Democrats have just lost what little leverage they had to pressure Republicans to call up a bill that would address the legal status of children who came to the U.S. illegally, but since Congress just passed a budget deal that boosts defense funds and domestic spending caps, and lifted the debt ceiling for a year, reports The Washington Examiner.

The budget agreement set spending levels for the next two years, and it passed as part of a short-term spending bill that included in disaster relief with 73 Democrats joining most Republicans in support.

The Democrats who opposed the deal mainly did so because it didn’t include a fix for the 800,000 or so recipients of the Deferred Actions for Childhood Arrivals (DACA) program, which now has little chance of being passed before the March 5 deadline imposed by Trump back in September.

Rep. Luis Gutierrez, D-Ill., told reporters Friday morning that Democrats now have zero leverage on immigration. He noted that the three leverage points Democrats laid out months ago are all gone. Budget caps, the debt ceiling, and disaster aid, Gutierrez said, were all included in the bill that passed early Friday.

Gutierrez scoffed when asked if the omnibus spending bill, which will be voted on next month and is needed to implement the budget agreement, could be a pressure point.

“Really?” Gutierrez quipped. “Is it realistic? Can you continue to threaten with something?”

Guitierrez explained that in order for that to happen, that would mean all those members who voted “yes” on the deal yesterday would then have to turn around next month and vote the opposite. Which just isn’t realistic when it comes to such major budget priorities like disaster relief.

Democrats could try to hold out until next month, but most of the Democrats that voted on Friday are from towns dealing with the opioid epidemic or from districts in dire need of disaster aid. Some Dems have targeted those in swing states that could afford to vote for the immigration bill instead but it’s unlikely those members will cave.

That reality wasn’t lost on Rep. Ruben Gallego D-Ariz., who shouted to his colleagues on the House floor, “No” with a raised thumbs down in the final moments of the vote.

“We have to be realistic, if this passes and there’s no guarantee of a Dream Act vote, then we’re going to have to deal with the reality that we have to find whatever means possible to put pressure on Speaker Ryan and the Republican Party to bring a fair vote on the Dream Act to the floor,” Gallego told reporters ahead of the vote.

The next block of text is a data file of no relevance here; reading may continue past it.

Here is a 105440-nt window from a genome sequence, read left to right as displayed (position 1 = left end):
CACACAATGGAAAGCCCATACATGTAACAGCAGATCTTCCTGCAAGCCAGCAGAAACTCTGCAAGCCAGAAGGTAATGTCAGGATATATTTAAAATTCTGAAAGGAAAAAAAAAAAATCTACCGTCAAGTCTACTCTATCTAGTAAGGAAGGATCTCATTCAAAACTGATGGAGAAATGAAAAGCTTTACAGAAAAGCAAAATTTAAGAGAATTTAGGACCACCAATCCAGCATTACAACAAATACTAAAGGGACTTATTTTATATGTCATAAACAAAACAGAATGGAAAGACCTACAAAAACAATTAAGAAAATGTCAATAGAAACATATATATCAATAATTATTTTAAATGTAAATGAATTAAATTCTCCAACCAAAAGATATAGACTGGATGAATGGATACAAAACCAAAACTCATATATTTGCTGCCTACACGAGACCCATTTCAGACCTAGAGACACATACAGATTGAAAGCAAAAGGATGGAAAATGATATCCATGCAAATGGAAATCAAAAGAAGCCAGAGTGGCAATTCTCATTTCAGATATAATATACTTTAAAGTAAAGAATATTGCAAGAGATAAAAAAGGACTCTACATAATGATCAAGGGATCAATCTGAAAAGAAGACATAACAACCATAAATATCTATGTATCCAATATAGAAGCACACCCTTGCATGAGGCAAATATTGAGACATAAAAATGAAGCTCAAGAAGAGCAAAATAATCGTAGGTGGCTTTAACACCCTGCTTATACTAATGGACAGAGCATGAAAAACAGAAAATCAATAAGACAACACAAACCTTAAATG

But Ryan didn’t give any concrete commitment to Gallego about the Dream Act vote, but did say that he promises that the House “will solve this DACA problem.”

Democrats want Ryan to commit to a “Queen of the Hill” approach, which means the majority would allow multiple immigration proposals on the floor for consideration and let the House work its will. The legislation that gets the most votes would be the one adopted. Ryan made no such promise despite calls from Democratic leaders in the lead up to budget vote, reports The Washington Examiner.

When asked what leverage remained, Democratic Caucus Chairman Joe Crowley, exhausted after a day that dragged into the early morning hours on Friday, said the fate of Dreamers now rests on public opinion.

“Well, I think we have the moral ‘suasion of the American people,” said Crowley, D-N.Y. “I think it’s moral ‘suasion at this point. Speaker said that we’ll move on something, I don’t know what that is.”

But Crowley didn’t believe Ryan. “I have no reason to base any belief that it will happen, no,” he said.

73 Democrats voted in favor of the passage of this budget bill, but Grijalva still holds on to more hope than his colleagues about the possibility of reaching a deal over DACA.

“We still have the most important leverage points, and that’s the humanity of this issue,” Grijalva said. “Instead of worrying about what legislative angle we have let’s now concentrate on making this a campaign that is both political and zeroed in on Ryan.”

Polling shows that an overwhelming majority of American support permanent legal protections for DACA recipients. Nearly 87 percent believe DACA kids should be allowed to stay in the U.S. according to a recent CBS survey.

That sentiment is why Rep. John Yarmuth D-Ky., who voted in favor of the deal, sees an opening for Democrats to hammer Republicans on the issue if they don’t follow through.

“The leverage is that if we don’t do anything then there are going to be people deported and they’re going to be on television every night,” Yarmuth said, “and there’s a midterm election coming.”